Nowadays, product reviews on e-commerce sites tend to be a valuable resource in terms of evaluation of customers' behavior, their preferences, and needs. This paper provides an approach for sentiment analysis of product reviews in Russian using convolutional neural networks. We use Word2Vec pre-trained vectors as inputs for neural networks. This approach utilizes no hand-crafted features or sentiment lexicons. The training dataset was collected from reviews on top-ranked goods from the major e-commerce site in Russia, where the user-ranked scores were used as class labels. The system demonstrated the F-measure score up to 75.45% in a three-class classification. The collected training dataset and word embeddings are available to the research community.
Volatility prediction—an essential concept in financial markets—has recently been addressed using sentiment analysis methods. We investigate the sentiment of annual disclosures of companies in stock markets to forecast volatility. We specifically explore the use of recent Information Retrieval (IR) term weighting models that are effectively extended by related terms using word embeddings. In parallel to textual information, factual market data have been widely used as the mainstream approach to forecast market risk. We therefore study different fusion methods to combine text and market data resources. Our word embedding-based approach significantly outperforms state-of-the-art methods. In addition, we investigate the characteristics of the reports of the companies in different financial sectors.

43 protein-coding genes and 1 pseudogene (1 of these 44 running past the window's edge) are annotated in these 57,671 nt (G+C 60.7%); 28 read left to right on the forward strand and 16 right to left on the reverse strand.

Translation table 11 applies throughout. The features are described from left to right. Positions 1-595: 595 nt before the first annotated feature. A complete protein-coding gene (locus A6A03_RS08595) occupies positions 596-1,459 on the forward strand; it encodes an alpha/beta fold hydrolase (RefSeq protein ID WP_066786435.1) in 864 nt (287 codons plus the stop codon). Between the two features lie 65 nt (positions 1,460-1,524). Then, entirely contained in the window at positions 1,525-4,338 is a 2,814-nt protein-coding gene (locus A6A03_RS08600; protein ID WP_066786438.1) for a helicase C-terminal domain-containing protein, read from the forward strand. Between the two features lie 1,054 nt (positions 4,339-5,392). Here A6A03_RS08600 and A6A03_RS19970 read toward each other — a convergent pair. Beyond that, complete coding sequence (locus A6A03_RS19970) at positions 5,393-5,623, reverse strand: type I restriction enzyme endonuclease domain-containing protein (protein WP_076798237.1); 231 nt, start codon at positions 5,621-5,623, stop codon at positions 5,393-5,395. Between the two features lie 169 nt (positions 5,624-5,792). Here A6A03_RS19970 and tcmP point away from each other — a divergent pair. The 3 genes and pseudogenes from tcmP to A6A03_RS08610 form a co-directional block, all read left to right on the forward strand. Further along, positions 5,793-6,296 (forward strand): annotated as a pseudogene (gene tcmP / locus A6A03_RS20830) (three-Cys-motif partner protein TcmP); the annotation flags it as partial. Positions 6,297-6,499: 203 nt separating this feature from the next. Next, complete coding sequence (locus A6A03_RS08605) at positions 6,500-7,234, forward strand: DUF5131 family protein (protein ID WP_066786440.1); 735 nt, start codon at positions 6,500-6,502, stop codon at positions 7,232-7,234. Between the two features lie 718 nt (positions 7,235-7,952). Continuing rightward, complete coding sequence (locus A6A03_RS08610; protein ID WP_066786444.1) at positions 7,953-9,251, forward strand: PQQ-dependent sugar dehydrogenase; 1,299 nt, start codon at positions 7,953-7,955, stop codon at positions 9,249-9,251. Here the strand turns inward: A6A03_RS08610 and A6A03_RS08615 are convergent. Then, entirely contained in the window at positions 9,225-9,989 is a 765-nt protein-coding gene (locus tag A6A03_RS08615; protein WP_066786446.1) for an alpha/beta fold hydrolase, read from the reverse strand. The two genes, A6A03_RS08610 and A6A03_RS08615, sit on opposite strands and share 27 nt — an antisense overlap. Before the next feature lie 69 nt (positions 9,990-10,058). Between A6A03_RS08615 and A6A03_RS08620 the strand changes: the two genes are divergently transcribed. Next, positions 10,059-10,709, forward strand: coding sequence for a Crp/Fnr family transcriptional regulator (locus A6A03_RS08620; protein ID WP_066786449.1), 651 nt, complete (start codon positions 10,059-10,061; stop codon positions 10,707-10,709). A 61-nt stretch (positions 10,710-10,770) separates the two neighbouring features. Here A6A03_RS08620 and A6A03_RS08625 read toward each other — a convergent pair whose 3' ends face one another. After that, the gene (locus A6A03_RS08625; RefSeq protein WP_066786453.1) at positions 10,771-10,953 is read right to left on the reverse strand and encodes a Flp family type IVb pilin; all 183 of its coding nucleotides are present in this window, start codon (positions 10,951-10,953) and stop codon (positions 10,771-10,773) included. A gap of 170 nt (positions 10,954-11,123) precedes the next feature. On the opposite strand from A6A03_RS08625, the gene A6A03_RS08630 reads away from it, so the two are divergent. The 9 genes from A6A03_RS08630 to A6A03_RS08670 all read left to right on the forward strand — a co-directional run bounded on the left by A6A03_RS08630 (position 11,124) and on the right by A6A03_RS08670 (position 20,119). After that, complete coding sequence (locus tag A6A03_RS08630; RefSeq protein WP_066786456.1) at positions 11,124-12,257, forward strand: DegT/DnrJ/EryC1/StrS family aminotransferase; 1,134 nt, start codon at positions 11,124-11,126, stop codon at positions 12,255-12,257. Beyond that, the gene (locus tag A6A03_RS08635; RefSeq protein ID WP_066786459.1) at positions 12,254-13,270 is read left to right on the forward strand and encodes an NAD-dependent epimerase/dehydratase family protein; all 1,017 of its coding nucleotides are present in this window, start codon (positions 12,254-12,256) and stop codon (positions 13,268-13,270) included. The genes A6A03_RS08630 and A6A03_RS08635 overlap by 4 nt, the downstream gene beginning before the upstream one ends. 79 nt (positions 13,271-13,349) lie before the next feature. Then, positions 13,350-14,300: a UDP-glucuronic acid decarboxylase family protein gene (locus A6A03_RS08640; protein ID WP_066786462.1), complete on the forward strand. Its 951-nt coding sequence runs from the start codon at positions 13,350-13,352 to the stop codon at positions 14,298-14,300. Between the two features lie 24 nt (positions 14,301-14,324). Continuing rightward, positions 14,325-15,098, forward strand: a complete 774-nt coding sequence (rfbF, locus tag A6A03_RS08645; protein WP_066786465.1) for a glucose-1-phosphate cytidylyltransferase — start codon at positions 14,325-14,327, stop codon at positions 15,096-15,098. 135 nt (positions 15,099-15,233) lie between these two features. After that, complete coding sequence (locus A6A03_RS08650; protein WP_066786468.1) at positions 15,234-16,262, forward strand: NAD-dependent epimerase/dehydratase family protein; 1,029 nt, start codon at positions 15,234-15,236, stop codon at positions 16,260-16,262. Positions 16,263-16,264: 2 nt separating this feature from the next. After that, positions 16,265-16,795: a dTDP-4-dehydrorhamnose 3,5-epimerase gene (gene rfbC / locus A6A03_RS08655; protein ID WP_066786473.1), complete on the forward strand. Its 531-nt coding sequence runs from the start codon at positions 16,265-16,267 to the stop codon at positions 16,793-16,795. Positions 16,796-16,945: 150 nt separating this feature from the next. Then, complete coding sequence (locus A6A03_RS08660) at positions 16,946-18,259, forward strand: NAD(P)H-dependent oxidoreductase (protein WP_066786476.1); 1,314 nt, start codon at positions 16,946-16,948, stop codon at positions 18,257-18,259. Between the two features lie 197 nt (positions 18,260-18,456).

The relevance of this study is due to the need to identify the degree of statistical interdependence of text messages, which are available on the Internet, and the financial results of companies. The main purpose of the work is to identify features of the text messages that can help to differentiate between successful organizations and organizations, which are in crisis.
In this paper, we describe a deep-learning system for emotion detection in textual conversations that participated in SemEval-2019 Task 3 “EmoContext”. We designed a specific architecture of bidirectional LSTM which allows not only to learn semantic and sentiment feature representation, but also to capture user-specific conversation features. To fine-tune word embeddings using distant supervision we additionally collected a significant amount of emotional texts. The system achieved 72.59% micro-average F1 score for emotion classes on the test dataset, thereby significantly outperforming the officially-released baseline. Word embeddings and the source code were released for the research community.